Butt and H-E-B are the biggest supporters of public education excellence in the state, pouring tens of millions of dollars into programs to strengthen public schools and to reward excellence. Such philanthropy doesn’t win the company any additional market share. It’s simply central to this Butt family’s community ethos, which dates back to the founders. No Texas district has benefitted more than SAISD, where Butt and H-E-B have spent millions of dollars to bring the nationally celebrated Teach for America organization to the city. He also has funded professionalization programs for the trustees and district leadership.
Hernandez, former trustees said, resents the outside consultants brought in to teach better school board governance and communications to trustees, especially the team-building exercises and homework assignments.
The Search Firm Fiasco
In October last year, Superintendent Perez announced plans to retire in April 1, a departure date later extended to the end of the school year in June. The May 9 board elections serve as a de facto deadline for trustees.
In November, the board issued a request for proposals from search firms. Memories were still fresh from 2012, when the board’s intended hiring of Isquierdo blew up just before he was officially hired. PROACT Search, a national search firm, conducted that search, but the board rejected its pool of leading candidates. PROACT was asked to provide a second pool. It recommended Isquierdo after a hasty search with inadequate vetting. It became evident to the firm, sources told me, that they better produce a Spanish-speaking Hispanic. Everything else was secondary. The failure of the firm and the school board to check Isquierdo’s background before naming him the sole finalist for the job caused great embarrassment and deepened people’s lack of confidence in the district’s leadership.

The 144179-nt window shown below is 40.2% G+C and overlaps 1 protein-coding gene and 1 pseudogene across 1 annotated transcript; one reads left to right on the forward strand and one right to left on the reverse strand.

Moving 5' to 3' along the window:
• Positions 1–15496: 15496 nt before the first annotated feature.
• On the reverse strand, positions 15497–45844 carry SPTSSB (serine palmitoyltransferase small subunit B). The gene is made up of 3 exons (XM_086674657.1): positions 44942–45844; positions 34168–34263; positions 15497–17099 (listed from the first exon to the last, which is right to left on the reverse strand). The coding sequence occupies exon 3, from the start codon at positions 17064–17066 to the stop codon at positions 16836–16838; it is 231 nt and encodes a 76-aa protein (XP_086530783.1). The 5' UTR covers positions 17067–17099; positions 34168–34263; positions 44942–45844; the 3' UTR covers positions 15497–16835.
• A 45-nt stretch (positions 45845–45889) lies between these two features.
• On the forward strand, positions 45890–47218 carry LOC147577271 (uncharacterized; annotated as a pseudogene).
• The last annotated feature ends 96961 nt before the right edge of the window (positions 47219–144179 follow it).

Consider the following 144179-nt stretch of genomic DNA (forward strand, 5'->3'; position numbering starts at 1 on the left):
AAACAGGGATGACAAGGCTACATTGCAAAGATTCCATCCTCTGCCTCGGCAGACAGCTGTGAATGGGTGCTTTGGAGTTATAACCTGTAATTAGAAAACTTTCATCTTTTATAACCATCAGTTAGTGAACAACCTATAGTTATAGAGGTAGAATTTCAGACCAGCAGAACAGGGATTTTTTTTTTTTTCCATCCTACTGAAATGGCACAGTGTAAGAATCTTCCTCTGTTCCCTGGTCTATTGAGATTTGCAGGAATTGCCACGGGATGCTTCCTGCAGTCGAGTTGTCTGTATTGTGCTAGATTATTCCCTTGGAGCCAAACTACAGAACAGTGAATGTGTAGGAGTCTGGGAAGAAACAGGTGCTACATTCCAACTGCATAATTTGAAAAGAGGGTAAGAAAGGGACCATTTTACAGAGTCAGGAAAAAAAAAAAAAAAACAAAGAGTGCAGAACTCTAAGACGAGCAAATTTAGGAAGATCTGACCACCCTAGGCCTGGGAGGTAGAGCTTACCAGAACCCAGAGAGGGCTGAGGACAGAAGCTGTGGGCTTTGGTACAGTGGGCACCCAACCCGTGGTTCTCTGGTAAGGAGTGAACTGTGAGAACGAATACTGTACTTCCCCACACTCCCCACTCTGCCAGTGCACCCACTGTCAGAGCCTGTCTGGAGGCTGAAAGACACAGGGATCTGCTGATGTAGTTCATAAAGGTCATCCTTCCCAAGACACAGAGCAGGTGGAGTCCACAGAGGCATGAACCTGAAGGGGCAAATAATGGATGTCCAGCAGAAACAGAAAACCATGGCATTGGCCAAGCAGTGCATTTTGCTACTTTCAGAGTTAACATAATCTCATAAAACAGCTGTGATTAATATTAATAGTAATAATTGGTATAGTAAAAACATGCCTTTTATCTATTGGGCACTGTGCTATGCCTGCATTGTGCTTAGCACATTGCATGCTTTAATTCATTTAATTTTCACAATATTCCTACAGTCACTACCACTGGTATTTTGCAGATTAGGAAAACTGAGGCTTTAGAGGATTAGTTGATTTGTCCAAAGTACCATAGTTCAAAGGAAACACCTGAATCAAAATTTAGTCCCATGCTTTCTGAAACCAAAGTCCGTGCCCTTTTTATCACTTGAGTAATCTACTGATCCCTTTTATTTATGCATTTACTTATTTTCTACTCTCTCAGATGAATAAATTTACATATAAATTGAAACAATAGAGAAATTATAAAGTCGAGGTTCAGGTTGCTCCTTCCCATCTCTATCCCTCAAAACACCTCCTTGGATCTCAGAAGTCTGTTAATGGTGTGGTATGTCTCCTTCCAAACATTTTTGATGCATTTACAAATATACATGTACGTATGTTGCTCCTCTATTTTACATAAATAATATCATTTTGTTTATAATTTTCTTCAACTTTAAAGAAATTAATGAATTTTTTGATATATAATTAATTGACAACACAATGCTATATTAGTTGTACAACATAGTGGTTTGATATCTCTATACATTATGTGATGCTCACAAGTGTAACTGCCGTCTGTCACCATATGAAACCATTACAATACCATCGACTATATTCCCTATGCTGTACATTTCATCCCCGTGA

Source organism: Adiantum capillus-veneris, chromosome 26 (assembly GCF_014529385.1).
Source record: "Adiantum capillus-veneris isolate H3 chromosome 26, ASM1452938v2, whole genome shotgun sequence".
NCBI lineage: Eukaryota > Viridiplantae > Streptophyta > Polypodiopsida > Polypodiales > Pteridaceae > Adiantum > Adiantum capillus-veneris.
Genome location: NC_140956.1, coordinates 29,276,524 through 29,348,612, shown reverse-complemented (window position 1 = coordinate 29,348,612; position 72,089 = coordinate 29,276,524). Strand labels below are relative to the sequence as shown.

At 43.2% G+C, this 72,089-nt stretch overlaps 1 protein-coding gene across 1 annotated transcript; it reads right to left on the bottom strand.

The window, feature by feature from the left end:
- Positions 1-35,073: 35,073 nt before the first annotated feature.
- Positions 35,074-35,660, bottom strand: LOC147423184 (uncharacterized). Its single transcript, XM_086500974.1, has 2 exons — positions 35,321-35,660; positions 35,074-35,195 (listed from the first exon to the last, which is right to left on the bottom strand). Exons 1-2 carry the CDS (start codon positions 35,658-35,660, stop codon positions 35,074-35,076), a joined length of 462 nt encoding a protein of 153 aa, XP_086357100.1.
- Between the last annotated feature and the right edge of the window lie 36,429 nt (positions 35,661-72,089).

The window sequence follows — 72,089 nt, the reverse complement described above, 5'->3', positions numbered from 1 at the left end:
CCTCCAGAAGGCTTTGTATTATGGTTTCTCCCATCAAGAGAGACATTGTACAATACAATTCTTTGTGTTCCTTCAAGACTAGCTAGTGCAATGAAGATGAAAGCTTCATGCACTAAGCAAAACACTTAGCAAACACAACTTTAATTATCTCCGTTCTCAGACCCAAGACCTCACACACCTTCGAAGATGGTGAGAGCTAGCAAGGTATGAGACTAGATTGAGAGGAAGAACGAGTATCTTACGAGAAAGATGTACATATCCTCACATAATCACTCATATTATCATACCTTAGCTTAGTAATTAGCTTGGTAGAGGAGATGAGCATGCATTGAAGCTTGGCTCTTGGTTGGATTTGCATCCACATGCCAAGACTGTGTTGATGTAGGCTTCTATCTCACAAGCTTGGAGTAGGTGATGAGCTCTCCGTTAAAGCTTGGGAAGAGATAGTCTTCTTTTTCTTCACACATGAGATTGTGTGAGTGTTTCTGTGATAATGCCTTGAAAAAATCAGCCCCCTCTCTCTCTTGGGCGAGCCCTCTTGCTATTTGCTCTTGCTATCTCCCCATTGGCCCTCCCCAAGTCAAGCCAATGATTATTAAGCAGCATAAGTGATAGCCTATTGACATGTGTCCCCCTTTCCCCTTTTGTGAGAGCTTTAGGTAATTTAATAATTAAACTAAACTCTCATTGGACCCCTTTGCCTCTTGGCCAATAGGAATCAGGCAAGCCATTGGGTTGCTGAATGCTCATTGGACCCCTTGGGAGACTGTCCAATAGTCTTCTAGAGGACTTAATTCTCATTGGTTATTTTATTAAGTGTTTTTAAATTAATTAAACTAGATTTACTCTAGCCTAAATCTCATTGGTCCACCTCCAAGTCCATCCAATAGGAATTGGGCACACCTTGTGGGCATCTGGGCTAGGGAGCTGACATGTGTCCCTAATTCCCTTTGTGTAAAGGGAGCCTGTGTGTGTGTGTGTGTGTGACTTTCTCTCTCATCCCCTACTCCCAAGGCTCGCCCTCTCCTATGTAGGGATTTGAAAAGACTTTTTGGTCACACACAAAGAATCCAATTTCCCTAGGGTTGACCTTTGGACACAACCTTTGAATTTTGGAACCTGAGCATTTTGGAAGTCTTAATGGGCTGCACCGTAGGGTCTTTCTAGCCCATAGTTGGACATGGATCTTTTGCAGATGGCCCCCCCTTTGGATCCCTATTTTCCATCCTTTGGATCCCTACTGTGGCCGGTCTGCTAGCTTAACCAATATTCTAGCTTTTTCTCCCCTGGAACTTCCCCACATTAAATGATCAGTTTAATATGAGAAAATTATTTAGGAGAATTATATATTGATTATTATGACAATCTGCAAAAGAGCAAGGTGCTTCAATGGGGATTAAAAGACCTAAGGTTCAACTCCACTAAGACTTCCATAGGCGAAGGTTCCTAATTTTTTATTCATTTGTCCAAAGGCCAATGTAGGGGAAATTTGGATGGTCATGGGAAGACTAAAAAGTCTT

Hernandez has publicly blamed PROACT for the failed search, while failing to address her own role in summarily dismissing the firm’s leading candidates because they did not speak Spanish.
This time around, four firms responded with interest: Thompson & Horton, a law firm in Houston that specializes in conducting superintendent searches throughout Texas; David Gomez & Associates, an executive search firm in Chicago that is expanding into school district superintendent searches; McShan Consulting, a one-person firm based in Harlingen in the Rio Grande Valley; Ray and Associates, a Iowa-based firm with national reach.
Thompson & Horton has had the most experience recruiting superintendents for big urban school districts. The firm includes David Thompson, one of the state’s most respected education attorneys; Dr. Mike Moses, the former Texas Commissioner of Education and former superintendent of the Dallas Independent School District; and Dr. Julian Treviño, a former SAISD teacher, principal, and school board president who currently serves on the education faculty at UTSA.
Treviño’s tenure on the school board overlapped with Hernandez and Howard, and during his time as board president, Treviño pushed a reform agenda that was opposed by Hernandez and Howard and other trustees no longer on the board. Treviño is seen by Hernandez and Howard as philosophically allied with San Antonio business leaders who have actively worked to improve district performance, and thus represents a threat.
Click here to read the Thompson & Horton proposal to the SAISD board.